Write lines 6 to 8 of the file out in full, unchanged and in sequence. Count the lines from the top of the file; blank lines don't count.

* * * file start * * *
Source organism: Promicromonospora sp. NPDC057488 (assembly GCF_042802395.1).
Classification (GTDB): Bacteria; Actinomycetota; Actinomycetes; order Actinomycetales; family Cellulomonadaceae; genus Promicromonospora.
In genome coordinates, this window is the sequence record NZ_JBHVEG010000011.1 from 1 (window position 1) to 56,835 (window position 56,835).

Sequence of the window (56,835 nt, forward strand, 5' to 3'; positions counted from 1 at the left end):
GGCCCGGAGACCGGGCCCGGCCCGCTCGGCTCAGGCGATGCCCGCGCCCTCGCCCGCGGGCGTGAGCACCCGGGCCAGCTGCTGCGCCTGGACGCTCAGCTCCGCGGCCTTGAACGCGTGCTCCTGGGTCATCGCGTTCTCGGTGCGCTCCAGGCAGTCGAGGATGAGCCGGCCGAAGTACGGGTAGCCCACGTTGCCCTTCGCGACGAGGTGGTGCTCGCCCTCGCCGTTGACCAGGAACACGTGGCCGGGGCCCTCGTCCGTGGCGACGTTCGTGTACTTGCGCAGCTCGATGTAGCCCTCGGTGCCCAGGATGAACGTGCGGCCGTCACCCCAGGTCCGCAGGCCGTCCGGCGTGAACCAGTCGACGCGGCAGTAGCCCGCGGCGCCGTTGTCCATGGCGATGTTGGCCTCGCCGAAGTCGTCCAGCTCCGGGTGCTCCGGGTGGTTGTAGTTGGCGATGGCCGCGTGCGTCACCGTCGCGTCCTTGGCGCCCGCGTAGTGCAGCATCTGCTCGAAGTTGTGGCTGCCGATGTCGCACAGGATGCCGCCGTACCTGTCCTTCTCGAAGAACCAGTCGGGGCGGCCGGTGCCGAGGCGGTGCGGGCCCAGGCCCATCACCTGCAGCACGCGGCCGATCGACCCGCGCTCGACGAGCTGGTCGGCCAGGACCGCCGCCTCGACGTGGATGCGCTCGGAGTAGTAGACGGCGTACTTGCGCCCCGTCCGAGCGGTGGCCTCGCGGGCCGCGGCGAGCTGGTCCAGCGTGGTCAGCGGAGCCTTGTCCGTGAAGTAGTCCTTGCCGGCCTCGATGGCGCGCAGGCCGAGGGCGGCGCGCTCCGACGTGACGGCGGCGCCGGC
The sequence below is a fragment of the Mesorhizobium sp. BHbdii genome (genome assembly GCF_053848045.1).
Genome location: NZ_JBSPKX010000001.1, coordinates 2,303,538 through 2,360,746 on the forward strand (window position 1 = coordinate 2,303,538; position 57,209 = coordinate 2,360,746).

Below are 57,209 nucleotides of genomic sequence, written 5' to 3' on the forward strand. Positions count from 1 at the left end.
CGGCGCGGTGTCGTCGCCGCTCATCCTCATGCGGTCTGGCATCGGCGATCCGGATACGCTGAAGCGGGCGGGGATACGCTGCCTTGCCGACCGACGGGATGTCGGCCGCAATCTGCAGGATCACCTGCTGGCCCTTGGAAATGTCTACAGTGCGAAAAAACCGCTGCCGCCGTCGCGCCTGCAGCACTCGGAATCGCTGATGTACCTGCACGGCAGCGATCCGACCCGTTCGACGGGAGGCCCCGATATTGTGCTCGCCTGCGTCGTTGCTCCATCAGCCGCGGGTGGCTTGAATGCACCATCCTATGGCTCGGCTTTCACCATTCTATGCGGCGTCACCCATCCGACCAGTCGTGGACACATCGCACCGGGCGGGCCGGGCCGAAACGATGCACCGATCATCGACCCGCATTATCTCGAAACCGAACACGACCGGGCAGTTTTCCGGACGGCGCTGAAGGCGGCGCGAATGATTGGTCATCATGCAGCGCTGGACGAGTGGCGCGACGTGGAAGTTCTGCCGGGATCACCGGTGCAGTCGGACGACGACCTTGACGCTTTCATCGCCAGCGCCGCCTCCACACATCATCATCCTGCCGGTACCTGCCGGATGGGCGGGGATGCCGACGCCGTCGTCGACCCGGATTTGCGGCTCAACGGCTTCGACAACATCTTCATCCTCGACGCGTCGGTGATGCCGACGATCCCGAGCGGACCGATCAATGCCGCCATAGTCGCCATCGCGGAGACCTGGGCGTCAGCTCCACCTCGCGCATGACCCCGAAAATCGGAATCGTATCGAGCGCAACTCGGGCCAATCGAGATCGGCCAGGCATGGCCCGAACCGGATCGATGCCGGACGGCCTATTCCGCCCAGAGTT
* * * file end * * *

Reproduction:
The sequence below is a fragment of the Mesorhizobium sp. BHbdii genome (genome assembly GCF_053848045.1).
Genome location: NZ_JBSPKX010000001.1, coordinates 2,303,538 through 2,360,746 on the forward strand (window position 1 = coordinate 2,303,538; position 57,209 = coordinate 2,360,746).

Below are 57,209 nucleotides of genomic sequence, written 5' to 3' on the forward strand. Positions count from 1 at the left end.